Den of Antiquity

Dusting off old ideas and passing them off as new.

Google Wave

Everyone seems to have an opinion on this one.  Now that Google Wave has been put in the can, its getting some revived press.  I’ve never understood the mysticism assigned to it.  It seems rather straightforward to me.  Its just a collaborative document edting system.  Conceptually you could think of it as just another wiki.


  •  Users can edit it, including editing what the previous users added.
  •  history is kept and can be inspected through the UI

  It adds a realtime editing feature, where you can see others making changes to the document live.  Whether thats an important feature or not is left in the open.  The realtime editing is nice, but I’ve rarely seen it helpful in online collaboration.  Besides I don’t think thats part of the design of their protocol, its just a feature of their front-end implementation.

  The one situation it has been helpful is when you’re
  •  working on a specific document, like a requirmenets doc,
  •  with other people,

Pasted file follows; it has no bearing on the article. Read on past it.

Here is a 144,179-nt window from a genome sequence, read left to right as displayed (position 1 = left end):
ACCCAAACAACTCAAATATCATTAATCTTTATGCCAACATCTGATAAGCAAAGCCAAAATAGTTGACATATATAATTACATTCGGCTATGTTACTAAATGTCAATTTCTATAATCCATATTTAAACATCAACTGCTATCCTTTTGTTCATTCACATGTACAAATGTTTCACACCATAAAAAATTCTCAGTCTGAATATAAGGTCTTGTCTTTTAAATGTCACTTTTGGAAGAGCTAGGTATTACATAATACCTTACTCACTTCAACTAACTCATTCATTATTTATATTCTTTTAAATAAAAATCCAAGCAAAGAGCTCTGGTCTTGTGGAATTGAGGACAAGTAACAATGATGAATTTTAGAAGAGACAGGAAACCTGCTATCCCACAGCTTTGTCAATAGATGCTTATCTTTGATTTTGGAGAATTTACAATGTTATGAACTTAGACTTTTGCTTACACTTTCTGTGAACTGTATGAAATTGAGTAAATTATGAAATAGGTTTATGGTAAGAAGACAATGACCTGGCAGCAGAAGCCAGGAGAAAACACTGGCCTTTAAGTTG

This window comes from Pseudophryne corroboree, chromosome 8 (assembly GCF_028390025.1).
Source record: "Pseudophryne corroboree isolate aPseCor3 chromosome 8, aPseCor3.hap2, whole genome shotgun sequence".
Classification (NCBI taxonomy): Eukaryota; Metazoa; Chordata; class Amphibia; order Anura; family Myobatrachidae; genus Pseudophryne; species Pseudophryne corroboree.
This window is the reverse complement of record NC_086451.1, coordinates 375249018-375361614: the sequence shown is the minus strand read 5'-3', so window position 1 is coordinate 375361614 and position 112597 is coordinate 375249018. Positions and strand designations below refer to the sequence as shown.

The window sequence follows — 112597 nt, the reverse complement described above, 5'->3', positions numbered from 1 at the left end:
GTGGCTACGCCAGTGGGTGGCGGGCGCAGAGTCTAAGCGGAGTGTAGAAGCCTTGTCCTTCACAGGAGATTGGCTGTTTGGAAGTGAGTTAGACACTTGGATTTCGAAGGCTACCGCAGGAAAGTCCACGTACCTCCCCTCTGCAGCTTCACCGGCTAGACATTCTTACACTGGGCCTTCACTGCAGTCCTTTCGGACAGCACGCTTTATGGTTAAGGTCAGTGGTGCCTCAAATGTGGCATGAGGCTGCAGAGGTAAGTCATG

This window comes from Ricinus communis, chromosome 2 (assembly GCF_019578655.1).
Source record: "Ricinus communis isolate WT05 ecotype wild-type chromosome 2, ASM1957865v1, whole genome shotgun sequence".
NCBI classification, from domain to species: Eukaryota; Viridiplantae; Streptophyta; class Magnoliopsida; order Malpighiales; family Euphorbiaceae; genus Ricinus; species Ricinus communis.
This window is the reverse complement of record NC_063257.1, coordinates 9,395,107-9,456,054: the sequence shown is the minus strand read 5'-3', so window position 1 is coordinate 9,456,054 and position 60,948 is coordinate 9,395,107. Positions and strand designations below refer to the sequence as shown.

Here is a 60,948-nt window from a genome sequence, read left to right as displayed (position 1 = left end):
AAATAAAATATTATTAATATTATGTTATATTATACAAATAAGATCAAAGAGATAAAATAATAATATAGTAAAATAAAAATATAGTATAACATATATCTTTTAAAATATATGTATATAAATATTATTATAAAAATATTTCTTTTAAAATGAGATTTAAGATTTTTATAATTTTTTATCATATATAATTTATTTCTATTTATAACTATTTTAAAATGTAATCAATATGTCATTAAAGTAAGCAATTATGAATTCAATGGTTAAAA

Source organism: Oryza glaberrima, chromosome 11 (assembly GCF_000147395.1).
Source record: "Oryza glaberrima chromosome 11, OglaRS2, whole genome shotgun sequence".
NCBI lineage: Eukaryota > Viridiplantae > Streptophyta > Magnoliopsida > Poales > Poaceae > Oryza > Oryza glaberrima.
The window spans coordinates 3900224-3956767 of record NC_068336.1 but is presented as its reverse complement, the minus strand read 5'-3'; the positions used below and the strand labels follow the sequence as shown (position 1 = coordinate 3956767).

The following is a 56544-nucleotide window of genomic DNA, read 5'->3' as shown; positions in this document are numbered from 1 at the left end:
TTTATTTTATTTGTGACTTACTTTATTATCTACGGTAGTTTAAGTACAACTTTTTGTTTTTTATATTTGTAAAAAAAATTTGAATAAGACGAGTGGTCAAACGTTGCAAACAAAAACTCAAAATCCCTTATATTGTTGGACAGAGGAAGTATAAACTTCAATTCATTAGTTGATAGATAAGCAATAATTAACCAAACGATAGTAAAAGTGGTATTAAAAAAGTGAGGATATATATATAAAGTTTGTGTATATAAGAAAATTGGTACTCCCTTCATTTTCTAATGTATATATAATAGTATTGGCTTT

•  who your in other realtime communication with, such as over chat, voice or in person.

  Notification or “adding people” to the wave, is no different from getting email notifications when someone edits a wiki page your following or have previously edited.


  • The documents are like “threads”.
  • You get notified of additions/changes to the thread.

  Its good replacement for long threads.  Long meandering threads would quickly get policed back onto track.  Because of the constant presence of the full history, and the editable nature of the full thread.  But again, this is the case for any wiki.

  In the spirit of email, the backend presents it as a decentralized repository.  Allowing integration and distribution with other repos.  Thats a new concept for online collaboration systems, but it never branched out for them. With Google as the only provider.


  Its not a chat system.  I never understood this comparison.  That would be too random, off-topic, long term.  It would quickly become more of a ‘history’ of the chat, than an actual chat.  And keeping it on topic without constant editing of all the history would be impossible.


I did think it was a good idea.  I love wiki’s, online collaboration, and collective intelligence of any kind.  Perhaps, if they had provided some of the other front-ends instead of their complicated “wave” UI, it would have seen more wide-spread use.
  • receive updates as regular emails, possibly containing context as a ‘fake threaed’
  • reply with reponses that get inserted appropriately back into the document.
  • static html of each wave
  • editing the document in a normal wiki fashion.